keyboarding symbaloo

http://www.symbaloo.com/mix/keyboardingresources1

Feel free to create a symbaloo for your next topic, assignment or theme and share with students or parents through email or blackboard (You can embed the symbaloo directly in a blog or LMS using html code but that is a tip for another day, I think my two minutes are up!)
Let me know how you get on.

Why “Flipteaching” complements Scratch programming

ScratchCat-Large

What is Scratch?

Scratch is a free, visual and kid-friendly programming language where anyone can create fun projects and computer programs. Students snap blocks together (think Lego) to move and/or modify objects, sprites and backgrounds. Pressing the flag runs the program and the fun (or de-bugging) begins!

Why are you using Scratch in your class?

My first experience with Scratch was at the 2008 ECOO conference in Richmond Hill where I heard MIT Professor and pioneer of Lego Mindstorms, Mitch Resnick demonstrate his new Scratch software in a keynote presentation. (His TED talk is below.) I had been teaching programming in my Grade Four and Five Technology classes with other tools but instantly liked the user-friendly Scratch interface. It seemed perfect for beginners but also included more advanced programming ideas like loops and broadcasting. What made Scratch even more interesting to me was the vibrant database of projects shared by authors, ready to be “re-mixed” and “re-imagined” around the globe. I felt that students of any ability could explore Scratch projects, acknowledge their source and remix them. I strategized that their experiences in class would be an excellent “jumping off” point for future programming and tinkering. (This has proved to be true but not surprising with this generation of 21st century learners and tinkers!)

How did a “flipped” approach benefit your students?

This unit was perfect for “flipping” because all the students had different levels of experience in programming. Students were asked to prepare for class by watching videos on my YouTube playlist or our LMS (Blackboard) and then be prepared to create in lessons. Some were content to copy a program from a “recipe” handout with little modifications. Others opted to “re-mix” the program of others while some were keen to create and innovate on the own. I personally felt that ALL these approaches had merit and therefore, decided quickly that I would keep “whole class teaching moments” to minimum (I’m sure the kids didn’t mind that much!) Beyond the usual class management and directing students to all the resources available them, (see below) most classes were dedicated to students working on a personal or collaborative projects.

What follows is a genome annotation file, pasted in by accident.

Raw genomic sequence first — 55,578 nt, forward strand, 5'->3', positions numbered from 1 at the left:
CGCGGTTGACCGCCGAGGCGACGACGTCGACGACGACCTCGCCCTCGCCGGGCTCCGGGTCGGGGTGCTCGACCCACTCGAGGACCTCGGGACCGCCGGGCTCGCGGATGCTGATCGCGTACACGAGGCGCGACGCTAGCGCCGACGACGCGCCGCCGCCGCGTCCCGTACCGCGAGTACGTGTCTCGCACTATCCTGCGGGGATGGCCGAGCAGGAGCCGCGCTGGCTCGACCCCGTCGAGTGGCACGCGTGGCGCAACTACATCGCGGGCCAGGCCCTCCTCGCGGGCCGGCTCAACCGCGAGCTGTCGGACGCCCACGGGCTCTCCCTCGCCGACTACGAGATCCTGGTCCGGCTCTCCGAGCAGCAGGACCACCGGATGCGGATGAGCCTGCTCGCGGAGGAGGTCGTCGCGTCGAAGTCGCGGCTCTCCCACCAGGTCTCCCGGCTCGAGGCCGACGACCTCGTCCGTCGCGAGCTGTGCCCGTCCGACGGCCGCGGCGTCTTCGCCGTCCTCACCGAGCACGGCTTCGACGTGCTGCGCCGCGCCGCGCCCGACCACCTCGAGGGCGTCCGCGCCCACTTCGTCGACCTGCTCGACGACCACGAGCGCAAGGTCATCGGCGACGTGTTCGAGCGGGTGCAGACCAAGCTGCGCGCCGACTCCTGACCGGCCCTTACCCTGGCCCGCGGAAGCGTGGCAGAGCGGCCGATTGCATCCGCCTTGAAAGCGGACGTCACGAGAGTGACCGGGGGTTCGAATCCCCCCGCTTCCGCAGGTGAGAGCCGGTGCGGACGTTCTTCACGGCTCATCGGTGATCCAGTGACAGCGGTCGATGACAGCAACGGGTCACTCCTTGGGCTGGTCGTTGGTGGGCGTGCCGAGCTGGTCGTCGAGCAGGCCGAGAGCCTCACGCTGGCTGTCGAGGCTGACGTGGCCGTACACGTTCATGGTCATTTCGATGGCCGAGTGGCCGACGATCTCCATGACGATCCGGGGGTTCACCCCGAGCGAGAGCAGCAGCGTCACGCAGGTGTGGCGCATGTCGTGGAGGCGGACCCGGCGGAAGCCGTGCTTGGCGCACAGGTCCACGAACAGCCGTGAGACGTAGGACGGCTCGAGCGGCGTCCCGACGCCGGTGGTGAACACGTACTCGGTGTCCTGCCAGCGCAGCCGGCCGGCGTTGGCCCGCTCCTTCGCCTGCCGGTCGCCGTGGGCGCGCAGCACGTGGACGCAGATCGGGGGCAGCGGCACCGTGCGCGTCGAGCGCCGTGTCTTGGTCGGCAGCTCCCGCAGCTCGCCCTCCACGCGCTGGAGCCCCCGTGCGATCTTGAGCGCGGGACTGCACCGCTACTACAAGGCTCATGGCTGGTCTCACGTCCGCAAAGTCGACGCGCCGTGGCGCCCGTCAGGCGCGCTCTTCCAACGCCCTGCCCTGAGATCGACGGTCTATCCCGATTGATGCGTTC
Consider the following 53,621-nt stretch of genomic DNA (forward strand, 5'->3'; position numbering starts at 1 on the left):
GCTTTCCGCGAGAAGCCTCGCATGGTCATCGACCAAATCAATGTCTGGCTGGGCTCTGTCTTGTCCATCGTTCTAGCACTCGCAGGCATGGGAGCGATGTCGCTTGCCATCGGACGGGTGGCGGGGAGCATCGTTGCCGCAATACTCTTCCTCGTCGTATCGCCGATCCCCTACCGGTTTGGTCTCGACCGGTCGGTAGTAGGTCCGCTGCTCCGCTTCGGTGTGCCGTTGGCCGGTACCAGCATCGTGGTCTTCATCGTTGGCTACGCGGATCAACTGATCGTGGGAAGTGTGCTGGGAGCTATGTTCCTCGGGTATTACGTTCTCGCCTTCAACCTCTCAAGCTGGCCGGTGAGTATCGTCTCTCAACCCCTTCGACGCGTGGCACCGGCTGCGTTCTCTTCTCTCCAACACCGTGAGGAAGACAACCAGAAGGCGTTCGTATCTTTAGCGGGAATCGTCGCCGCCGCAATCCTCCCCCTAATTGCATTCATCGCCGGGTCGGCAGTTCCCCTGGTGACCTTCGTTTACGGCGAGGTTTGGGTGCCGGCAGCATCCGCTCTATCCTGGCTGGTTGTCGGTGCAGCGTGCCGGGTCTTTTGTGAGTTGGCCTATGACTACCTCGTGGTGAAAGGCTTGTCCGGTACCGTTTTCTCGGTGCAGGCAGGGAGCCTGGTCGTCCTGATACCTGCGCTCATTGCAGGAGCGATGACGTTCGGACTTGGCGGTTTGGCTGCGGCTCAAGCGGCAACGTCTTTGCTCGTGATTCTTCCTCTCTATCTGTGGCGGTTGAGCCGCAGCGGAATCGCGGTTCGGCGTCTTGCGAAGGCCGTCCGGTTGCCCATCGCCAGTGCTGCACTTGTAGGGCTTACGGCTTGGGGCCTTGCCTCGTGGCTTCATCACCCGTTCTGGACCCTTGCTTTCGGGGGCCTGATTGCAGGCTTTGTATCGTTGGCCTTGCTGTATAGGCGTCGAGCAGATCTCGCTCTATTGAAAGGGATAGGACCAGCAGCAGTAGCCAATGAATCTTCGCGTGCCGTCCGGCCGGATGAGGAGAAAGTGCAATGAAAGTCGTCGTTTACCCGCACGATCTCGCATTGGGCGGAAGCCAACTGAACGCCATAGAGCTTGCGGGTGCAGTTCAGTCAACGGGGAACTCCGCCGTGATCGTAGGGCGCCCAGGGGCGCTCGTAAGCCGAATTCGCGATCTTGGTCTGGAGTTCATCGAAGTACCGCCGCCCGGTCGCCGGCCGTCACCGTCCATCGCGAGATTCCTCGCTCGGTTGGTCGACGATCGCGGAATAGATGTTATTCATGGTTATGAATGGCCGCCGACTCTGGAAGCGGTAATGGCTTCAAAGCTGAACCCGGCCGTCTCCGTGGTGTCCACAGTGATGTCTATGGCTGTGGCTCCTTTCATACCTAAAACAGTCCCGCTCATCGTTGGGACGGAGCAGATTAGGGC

What resources did you provide for students?
Video Tutorials from the Scratch website – quick projects to help students get started
My YouTube playlist – a collection of instructional videos from easy to more advanced (and fun! Pac-Man anyone?) Student’s contributed with ideas and suggestions for the playlist so I could “whitelist” for use at school. (We use YouTube Edu.) Students often partnered up with one student playing, rewinding and pausing the YouTube clip while the other copied the programming technique in Scratch.
A collection of Programming “recipes” were offered as printouts
Various displays and posters
scratchdisplay1 scratch2

How did you assess their learning?

Assessment FOR learning – Some excellent screencasts and short tasks were used after a few classes to inform future lessons and planning. (sample) Designed by Colin Meltzer
Assessment AS learning – Handout for students provided near the end of the unit to reflect and share their best project.
Assessment OF learning – Ten question quiz using Senteo clickers to test for basic fluency.

Next steps and questions for further study

How will an update to the web-based Scratch 2.0 affect lessons and projects?
Should students present and share their programs to audience beyond peers? younger students?
Are there any new resources, recipes and approaches I can use with this unit?
How can I expand Scratch and other programming opportunities in Grade 5 and 6?

Video resources for further research

What is Scratch?

Mitch Resnik’s TED talk – Let’s teach kids to code

Other resources and helpful articles
Scratch website
ScratchEd – sign up is worth it for learning resources, how-to guides and connecting with other educators and professionals
Wes Fryer’s Blog post – Introducing 4th and 5th Graders to Scratch Software Possibilities
Erin Klein’s Blog post – Computer Coding for Kids!
Michael’s Badger Blog post – Scratch Beginner’s Guide – used a few of the questions for assessment ideas

Overall, this programming unit is a popular one with the Grade 4 students in my ICT classes as it is fun, challenging, collaborative, creative, student-centered and perfect for a flip-teach approach as students have unique interests and levels of programming experiences. I look forward to learning new ideas and programs from others but most especially the students.